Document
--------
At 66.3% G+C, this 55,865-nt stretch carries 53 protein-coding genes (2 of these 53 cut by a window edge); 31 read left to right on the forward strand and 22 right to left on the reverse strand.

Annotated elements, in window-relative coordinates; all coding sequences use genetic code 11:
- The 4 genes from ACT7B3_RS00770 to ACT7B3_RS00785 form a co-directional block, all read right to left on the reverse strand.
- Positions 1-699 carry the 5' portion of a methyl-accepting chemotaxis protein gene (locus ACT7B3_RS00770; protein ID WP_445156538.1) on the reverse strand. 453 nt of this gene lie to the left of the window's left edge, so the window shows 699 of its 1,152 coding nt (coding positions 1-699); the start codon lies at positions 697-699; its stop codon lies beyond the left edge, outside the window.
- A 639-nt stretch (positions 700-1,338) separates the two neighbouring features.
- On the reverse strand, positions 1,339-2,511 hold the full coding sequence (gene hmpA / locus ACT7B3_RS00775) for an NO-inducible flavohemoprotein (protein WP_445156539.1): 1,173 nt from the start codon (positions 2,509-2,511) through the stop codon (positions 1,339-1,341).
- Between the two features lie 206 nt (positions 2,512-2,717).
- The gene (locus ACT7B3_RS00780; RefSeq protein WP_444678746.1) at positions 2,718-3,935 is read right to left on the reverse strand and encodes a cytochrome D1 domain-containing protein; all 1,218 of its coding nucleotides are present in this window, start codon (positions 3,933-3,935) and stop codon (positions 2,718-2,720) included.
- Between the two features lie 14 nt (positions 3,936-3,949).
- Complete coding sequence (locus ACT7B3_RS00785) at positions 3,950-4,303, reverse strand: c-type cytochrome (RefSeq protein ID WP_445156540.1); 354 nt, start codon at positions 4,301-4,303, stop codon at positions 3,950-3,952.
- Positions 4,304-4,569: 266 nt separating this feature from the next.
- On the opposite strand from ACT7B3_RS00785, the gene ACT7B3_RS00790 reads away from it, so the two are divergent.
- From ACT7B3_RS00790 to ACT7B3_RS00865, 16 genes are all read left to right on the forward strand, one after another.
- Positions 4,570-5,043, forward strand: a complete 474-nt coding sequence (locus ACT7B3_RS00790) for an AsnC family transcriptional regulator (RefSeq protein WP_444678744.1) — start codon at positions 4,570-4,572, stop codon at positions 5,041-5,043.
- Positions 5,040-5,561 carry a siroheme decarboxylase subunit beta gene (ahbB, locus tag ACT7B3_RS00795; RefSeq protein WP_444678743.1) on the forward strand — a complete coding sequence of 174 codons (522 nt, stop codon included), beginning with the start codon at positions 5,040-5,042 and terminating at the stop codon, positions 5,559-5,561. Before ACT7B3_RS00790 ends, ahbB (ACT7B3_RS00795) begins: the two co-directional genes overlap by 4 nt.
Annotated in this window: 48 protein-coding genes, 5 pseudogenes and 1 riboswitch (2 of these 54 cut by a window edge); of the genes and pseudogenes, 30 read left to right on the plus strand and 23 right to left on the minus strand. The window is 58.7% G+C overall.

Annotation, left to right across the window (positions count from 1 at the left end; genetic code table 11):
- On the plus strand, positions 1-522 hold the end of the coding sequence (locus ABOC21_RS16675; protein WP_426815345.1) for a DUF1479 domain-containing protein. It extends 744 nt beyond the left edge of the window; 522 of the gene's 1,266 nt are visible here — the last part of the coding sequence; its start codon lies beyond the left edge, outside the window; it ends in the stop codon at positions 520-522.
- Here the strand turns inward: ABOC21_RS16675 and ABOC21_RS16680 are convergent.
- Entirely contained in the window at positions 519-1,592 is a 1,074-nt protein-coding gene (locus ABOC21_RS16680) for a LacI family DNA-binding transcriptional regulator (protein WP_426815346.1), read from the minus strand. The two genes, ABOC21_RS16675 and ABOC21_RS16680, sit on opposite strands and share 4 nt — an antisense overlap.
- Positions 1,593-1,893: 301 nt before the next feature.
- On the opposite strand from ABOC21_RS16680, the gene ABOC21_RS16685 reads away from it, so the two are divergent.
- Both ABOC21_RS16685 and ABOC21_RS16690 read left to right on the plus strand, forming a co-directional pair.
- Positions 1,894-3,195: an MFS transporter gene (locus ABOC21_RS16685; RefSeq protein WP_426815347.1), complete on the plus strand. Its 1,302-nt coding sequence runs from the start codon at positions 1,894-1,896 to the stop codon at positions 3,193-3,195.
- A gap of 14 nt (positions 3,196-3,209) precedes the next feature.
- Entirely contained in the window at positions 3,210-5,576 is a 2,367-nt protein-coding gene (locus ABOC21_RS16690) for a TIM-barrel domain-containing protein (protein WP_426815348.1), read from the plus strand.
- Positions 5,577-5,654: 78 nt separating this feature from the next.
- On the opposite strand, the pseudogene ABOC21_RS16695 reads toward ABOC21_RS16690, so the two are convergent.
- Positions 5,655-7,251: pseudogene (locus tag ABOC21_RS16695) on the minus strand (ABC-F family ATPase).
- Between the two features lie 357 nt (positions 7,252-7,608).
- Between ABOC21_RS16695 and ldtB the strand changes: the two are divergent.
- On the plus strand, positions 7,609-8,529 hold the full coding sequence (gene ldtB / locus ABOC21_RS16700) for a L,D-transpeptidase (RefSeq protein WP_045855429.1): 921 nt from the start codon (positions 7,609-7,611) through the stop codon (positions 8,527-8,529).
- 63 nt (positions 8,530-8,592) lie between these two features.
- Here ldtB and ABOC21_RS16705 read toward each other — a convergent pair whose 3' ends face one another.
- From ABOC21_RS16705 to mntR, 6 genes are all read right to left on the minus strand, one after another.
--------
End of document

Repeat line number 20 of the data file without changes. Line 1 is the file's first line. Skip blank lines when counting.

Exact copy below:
- Entirely contained in the window at positions 519-1,592 is a 1,074-nt protein-coding gene (locus ABOC21_RS16680) for a LacI family DNA-binding transcriptional regulator (protein WP_426815346.1), read from the minus strand. The two genes, ABOC21_RS16675 and ABOC21_RS16680, sit on opposite strands and share 4 nt — an antisense overlap.